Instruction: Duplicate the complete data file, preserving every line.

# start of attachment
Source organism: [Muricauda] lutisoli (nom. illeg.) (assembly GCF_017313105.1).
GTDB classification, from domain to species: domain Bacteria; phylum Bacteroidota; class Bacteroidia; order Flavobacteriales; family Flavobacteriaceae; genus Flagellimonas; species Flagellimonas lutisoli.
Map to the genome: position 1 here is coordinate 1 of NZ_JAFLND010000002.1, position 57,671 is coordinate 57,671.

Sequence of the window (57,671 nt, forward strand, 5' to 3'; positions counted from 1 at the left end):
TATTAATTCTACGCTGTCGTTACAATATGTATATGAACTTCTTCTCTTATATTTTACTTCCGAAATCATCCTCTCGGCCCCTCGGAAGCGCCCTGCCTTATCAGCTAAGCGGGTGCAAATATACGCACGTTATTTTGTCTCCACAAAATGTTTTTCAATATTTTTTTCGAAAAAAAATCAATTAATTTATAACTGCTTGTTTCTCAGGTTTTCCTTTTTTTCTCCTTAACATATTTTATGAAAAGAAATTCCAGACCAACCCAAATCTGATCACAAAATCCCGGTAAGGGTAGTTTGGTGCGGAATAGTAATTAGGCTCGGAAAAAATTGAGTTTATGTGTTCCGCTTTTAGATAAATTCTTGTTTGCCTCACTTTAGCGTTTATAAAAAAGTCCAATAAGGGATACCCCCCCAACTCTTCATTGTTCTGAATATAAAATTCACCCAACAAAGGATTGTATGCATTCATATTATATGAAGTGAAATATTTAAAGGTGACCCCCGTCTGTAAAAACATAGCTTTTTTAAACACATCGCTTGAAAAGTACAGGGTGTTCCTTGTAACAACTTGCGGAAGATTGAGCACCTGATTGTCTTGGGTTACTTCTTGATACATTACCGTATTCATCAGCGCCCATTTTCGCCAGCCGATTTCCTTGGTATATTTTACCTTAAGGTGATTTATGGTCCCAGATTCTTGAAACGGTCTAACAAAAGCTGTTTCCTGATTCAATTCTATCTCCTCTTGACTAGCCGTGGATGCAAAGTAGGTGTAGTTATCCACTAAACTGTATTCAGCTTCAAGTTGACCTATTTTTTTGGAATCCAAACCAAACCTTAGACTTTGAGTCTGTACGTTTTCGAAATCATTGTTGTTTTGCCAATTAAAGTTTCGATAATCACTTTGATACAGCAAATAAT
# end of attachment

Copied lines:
Source organism: [Muricauda] lutisoli (nom. illeg.) (assembly GCF_017313105.1).
GTDB classification, from domain to species: domain Bacteria; phylum Bacteroidota; class Bacteroidia; order Flavobacteriales; family Flavobacteriaceae; genus Flagellimonas; species Flagellimonas lutisoli.
Map to the genome: position 1 here is coordinate 1 of NZ_JAFLND010000002.1, position 57,671 is coordinate 57,671.

Sequence of the window (57,671 nt, forward strand, 5' to 3'; positions counted from 1 at the left end):
TATTAATTCTACGCTGTCGTTACAATATGTATATGAACTTCTTCTCTTATATTTTACTTCCGAAATCATCCTCTCGGCCCCTCGGAAGCGCCCTGCCTTATCAGCTAAGCGGGTGCAAATATACGCACGTTATTTTGTCTCCACAAAATGTTTTTCAATATTTTTTTCGAAAAAAAATCAATTAATTTATAACTGCTTGTTTCTCAGGTTTTCCTTTTTTTCTCCTTAACATATTTTATGAAAAGAAATTCCAGACCAACCCAAATCTGATCACAAAATCCCGGTAAGGGTAGTTTGGTGCGGAATAGTAATTAGGCTCGGAAAAAATTGAGTTTATGTGTTCCGCTTTTAGATAAATTCTTGTTTGCCTCACTTTAGCGTTTATAAAAAAGTCCAATAAGGGATACCCCCCCAACTCTTCATTGTTCTGAATATAAAATTCACCCAACAAAGGATTGTATGCATTCATATTATATGAAGTGAAATATTTAAAGGTGACCCCCGTCTGTAAAAACATAGCTTTTTTAAACACATCGCTTGAAAAGTACAGGGTGTTCCTTGTAACAACTTGCGGAAGATTGAGCACCTGATTGTCTTGGGTTACTTCTTGATACATTACCGTATTCATCAGCGCCCATTTTCGCCAGCCGATTTCCTTGGTATATTTTACCTTAAGGTGATTTATGGTCCCAGATTCTTGAAACGGTCTAACAAAAGCTGTTTCCTGATTCAATTCTATCTCCTCTTGACTAGCCGTGGATGCAAAGTAGGTGTAGTTATCCACTAAACTGTATTCAGCTTCAAGTTGACCTATTTTTTTGGAATCCAAACCAAACCTTAGACTTTGAGTCTGTACGTTTTCGAAATCATTGTTGTTTTGCCAATTAAAGTTTCGATAATCACTTTGATACAGCAAATAAT